Latest newspaper column – the top ten things we won’t miss now that our son is away at college

The day after West Virginia University’s Ginny Thrasher won the first gold medal of the Summer Olympics in Rio de Janeiro, I was in Morgantown.

But I wasn’t there to help celebrate.

I was there to move our son into his dorm room.

Our eldest kid is no longer living in our basement. He’s out of our house and on his own, albeit still on his parents’ dime.

Our son started his WVU career a week early. He’s a trumpet playing member of the Mountaineer Marching Band, “The Pride of West Virginia.” The Pride requires members to show up a week early for band camp.

I admit to being somewhat apprehensive about turning him loose on Morgantown. And my eyes may have even welled up a little when I left him on his own. I’m not saying they did, just that they MIGHT have.

But now that it’s been nearly a week since the last time I saw our son, I’m starting to see the bright side of this college thing.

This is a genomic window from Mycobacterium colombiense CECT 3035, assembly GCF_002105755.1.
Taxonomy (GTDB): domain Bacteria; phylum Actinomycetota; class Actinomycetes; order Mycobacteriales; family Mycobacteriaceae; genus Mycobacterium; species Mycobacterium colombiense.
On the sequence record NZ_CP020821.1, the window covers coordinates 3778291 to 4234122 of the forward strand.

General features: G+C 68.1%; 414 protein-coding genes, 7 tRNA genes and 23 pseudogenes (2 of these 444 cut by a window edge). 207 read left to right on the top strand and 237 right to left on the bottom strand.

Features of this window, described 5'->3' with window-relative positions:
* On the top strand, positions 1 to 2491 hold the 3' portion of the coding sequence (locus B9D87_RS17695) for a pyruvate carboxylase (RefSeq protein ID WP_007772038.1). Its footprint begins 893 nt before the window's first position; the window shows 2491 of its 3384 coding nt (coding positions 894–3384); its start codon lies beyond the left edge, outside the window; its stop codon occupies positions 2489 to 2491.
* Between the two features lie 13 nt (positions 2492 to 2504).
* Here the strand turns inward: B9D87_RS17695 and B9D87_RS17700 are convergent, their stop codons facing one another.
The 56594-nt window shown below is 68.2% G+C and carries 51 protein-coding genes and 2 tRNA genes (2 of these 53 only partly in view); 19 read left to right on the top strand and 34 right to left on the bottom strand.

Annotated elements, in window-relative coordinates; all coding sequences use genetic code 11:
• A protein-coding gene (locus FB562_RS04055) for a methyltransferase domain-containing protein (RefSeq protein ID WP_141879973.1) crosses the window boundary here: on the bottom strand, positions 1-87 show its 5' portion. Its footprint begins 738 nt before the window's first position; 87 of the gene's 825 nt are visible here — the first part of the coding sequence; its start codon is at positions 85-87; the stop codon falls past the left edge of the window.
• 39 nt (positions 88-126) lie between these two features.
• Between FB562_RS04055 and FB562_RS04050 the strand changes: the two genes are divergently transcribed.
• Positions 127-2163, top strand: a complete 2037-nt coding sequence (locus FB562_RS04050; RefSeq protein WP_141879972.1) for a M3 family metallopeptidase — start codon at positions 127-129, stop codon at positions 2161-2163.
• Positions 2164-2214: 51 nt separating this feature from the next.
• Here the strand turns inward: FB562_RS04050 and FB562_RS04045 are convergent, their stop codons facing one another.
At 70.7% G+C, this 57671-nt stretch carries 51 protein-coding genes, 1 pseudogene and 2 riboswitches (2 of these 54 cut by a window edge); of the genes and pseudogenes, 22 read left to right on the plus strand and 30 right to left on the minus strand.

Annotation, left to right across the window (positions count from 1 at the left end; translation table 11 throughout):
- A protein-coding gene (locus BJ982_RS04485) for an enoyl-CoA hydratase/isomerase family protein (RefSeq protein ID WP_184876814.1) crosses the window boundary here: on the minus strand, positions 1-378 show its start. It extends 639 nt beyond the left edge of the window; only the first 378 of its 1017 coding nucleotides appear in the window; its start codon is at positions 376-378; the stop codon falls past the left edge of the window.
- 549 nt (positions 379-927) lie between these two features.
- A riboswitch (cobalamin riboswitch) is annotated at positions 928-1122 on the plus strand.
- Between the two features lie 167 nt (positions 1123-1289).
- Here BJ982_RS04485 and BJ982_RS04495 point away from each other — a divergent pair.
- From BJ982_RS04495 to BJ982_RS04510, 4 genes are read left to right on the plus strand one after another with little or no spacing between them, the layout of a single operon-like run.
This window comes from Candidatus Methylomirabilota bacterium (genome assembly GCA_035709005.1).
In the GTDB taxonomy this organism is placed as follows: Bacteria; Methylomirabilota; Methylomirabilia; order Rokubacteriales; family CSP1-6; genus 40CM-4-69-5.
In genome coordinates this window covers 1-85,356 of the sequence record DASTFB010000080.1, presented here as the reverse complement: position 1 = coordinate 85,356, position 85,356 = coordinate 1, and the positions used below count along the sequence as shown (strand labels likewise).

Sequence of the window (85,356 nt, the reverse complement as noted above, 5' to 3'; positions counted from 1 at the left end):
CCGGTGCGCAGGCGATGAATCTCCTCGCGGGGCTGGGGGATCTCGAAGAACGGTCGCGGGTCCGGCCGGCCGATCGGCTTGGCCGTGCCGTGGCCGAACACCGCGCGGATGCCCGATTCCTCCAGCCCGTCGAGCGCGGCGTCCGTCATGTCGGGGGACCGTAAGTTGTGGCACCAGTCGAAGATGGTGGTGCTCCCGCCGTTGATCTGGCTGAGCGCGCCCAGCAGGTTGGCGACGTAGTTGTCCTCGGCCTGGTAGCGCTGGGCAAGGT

And so is my wife.

A couple of days after our son left she called me from her office. With sirens wailing in the background, she said “it’s nice not to have worry about him being in a car accident every time I hear an ambulance or fire engine.”

That got me thinking about several more things we won’t miss:

  1. Bellowing down the basement stairs each morning because we don’t trust him to set an alarm.
  2. Having to continue bellowing because he didn’t hear us the first time.
  3. The morning bathroom fight between him and his younger sister.
  4. Scrambling through a lukewarm shower before it turns frigid because he used most of the hot water.
  5. Being distracted when guests are over out of fear that he might wander into the family room wearing nothing but boxer shorts.
  6. Trying to pry information from him and only getting a series of grunts and a shrug for our trouble.